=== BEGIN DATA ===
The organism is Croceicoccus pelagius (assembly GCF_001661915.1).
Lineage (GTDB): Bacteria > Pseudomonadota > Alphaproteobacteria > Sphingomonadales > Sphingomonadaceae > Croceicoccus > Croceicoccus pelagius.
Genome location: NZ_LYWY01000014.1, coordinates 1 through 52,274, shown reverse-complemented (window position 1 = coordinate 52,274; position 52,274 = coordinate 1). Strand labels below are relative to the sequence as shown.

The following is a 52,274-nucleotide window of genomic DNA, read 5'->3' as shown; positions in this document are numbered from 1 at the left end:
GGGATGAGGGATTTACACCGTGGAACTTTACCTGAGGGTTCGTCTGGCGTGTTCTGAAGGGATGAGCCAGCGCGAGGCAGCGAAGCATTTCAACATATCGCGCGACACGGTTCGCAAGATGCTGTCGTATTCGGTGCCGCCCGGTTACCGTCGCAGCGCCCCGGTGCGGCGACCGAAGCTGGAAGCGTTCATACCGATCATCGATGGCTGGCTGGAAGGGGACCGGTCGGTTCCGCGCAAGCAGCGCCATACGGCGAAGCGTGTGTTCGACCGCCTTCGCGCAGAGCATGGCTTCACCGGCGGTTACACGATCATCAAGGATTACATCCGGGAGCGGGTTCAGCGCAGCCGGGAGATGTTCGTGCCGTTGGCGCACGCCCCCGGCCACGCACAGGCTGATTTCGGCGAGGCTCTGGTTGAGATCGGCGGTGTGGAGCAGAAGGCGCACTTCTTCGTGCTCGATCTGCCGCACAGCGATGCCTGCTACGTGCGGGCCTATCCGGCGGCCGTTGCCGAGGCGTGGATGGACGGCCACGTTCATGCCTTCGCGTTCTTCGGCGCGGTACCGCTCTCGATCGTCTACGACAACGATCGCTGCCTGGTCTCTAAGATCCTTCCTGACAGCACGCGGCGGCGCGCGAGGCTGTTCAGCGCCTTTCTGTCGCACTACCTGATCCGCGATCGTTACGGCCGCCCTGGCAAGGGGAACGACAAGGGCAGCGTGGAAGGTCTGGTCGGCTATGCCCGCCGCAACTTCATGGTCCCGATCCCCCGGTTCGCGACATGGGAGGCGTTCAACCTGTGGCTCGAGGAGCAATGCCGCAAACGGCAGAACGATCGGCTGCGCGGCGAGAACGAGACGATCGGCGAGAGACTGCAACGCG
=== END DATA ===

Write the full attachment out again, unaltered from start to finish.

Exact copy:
The organism is Croceicoccus pelagius (assembly GCF_001661915.1).
Lineage (GTDB): Bacteria > Pseudomonadota > Alphaproteobacteria > Sphingomonadales > Sphingomonadaceae > Croceicoccus > Croceicoccus pelagius.
Genome location: NZ_LYWY01000014.1, coordinates 1 through 52,274, shown reverse-complemented (window position 1 = coordinate 52,274; position 52,274 = coordinate 1). Strand labels below are relative to the sequence as shown.

The following is a 52,274-nucleotide window of genomic DNA, read 5'->3' as shown; positions in this document are numbered from 1 at the left end:
GGGATGAGGGATTTACACCGTGGAACTTTACCTGAGGGTTCGTCTGGCGTGTTCTGAAGGGATGAGCCAGCGCGAGGCAGCGAAGCATTTCAACATATCGCGCGACACGGTTCGCAAGATGCTGTCGTATTCGGTGCCGCCCGGTTACCGTCGCAGCGCCCCGGTGCGGCGACCGAAGCTGGAAGCGTTCATACCGATCATCGATGGCTGGCTGGAAGGGGACCGGTCGGTTCCGCGCAAGCAGCGCCATACGGCGAAGCGTGTGTTCGACCGCCTTCGCGCAGAGCATGGCTTCACCGGCGGTTACACGATCATCAAGGATTACATCCGGGAGCGGGTTCAGCGCAGCCGGGAGATGTTCGTGCCGTTGGCGCACGCCCCCGGCCACGCACAGGCTGATTTCGGCGAGGCTCTGGTTGAGATCGGCGGTGTGGAGCAGAAGGCGCACTTCTTCGTGCTCGATCTGCCGCACAGCGATGCCTGCTACGTGCGGGCCTATCCGGCGGCCGTTGCCGAGGCGTGGATGGACGGCCACGTTCATGCCTTCGCGTTCTTCGGCGCGGTACCGCTCTCGATCGTCTACGACAACGATCGCTGCCTGGTCTCTAAGATCCTTCCTGACAGCACGCGGCGGCGCGCGAGGCTGTTCAGCGCCTTTCTGTCGCACTACCTGATCCGCGATCGTTACGGCCGCCCTGGCAAGGGGAACGACAAGGGCAGCGTGGAAGGTCTGGTCGGCTATGCCCGCCGCAACTTCATGGTCCCGATCCCCCGGTTCGCGACATGGGAGGCGTTCAACCTGTGGCTCGAGGAGCAATGCCGCAAACGGCAGAACGATCGGCTGCGCGGCGAGAACGAGACGATCGGCGAGAGACTGCAACGCG